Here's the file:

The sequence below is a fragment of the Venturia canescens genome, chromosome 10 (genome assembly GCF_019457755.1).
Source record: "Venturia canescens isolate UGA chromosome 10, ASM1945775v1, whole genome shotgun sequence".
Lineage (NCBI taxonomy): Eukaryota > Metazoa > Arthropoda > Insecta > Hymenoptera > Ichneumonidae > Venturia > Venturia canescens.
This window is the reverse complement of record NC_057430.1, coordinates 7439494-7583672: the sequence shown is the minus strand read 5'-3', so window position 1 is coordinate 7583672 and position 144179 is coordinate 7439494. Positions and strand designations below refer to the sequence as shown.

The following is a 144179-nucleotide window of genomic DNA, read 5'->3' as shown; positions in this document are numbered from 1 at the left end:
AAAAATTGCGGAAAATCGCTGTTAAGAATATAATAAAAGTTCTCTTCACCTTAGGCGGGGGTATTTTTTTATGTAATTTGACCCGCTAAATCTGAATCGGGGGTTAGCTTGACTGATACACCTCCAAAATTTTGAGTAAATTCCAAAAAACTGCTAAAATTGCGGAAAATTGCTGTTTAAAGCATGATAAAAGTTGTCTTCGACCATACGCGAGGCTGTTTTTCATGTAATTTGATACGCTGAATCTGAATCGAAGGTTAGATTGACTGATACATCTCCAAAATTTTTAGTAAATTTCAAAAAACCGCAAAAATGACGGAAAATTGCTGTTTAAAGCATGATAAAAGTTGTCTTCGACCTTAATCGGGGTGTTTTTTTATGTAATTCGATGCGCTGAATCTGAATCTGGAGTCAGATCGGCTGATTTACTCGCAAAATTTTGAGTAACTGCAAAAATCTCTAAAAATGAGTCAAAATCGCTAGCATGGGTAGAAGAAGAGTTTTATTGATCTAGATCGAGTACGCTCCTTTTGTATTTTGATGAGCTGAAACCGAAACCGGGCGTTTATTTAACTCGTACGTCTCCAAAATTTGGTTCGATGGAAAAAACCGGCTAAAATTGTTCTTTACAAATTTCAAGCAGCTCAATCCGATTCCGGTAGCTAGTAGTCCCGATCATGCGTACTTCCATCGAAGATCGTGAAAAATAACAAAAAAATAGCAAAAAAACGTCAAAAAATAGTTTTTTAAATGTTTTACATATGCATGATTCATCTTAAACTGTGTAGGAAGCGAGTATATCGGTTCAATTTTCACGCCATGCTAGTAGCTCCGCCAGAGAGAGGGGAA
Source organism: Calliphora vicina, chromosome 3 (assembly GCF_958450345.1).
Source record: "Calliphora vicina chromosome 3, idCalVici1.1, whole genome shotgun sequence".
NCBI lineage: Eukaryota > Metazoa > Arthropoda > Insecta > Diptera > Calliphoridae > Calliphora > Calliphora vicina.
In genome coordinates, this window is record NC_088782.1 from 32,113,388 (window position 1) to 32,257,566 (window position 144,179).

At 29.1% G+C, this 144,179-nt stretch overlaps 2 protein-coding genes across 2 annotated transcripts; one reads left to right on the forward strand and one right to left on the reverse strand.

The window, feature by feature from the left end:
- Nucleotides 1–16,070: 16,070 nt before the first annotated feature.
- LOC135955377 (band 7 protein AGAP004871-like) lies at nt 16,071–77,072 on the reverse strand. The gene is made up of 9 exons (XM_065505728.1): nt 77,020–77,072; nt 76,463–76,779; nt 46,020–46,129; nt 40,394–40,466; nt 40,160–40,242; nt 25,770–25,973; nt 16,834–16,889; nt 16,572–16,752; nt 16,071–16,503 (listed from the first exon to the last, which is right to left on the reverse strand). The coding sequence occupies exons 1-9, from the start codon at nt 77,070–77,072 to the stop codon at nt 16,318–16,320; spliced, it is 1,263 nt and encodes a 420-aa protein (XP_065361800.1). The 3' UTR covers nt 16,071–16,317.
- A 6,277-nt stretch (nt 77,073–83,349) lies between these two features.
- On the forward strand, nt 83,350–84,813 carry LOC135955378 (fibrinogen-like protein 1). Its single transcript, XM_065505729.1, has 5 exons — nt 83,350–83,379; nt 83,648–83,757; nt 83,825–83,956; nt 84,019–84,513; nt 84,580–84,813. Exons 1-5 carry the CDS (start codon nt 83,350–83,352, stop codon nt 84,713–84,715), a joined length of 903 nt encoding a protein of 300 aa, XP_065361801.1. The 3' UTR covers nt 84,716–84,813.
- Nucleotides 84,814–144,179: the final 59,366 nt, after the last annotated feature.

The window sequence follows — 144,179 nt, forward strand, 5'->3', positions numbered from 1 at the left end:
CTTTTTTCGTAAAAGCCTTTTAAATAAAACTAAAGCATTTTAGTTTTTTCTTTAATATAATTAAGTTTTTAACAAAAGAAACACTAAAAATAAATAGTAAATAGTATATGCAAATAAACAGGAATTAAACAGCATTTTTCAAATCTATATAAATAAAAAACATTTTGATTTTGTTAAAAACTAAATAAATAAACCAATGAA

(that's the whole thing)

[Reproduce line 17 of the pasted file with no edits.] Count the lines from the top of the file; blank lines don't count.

- Nucleotides 84,814–144,179: the final 59,366 nt, after the last annotated feature.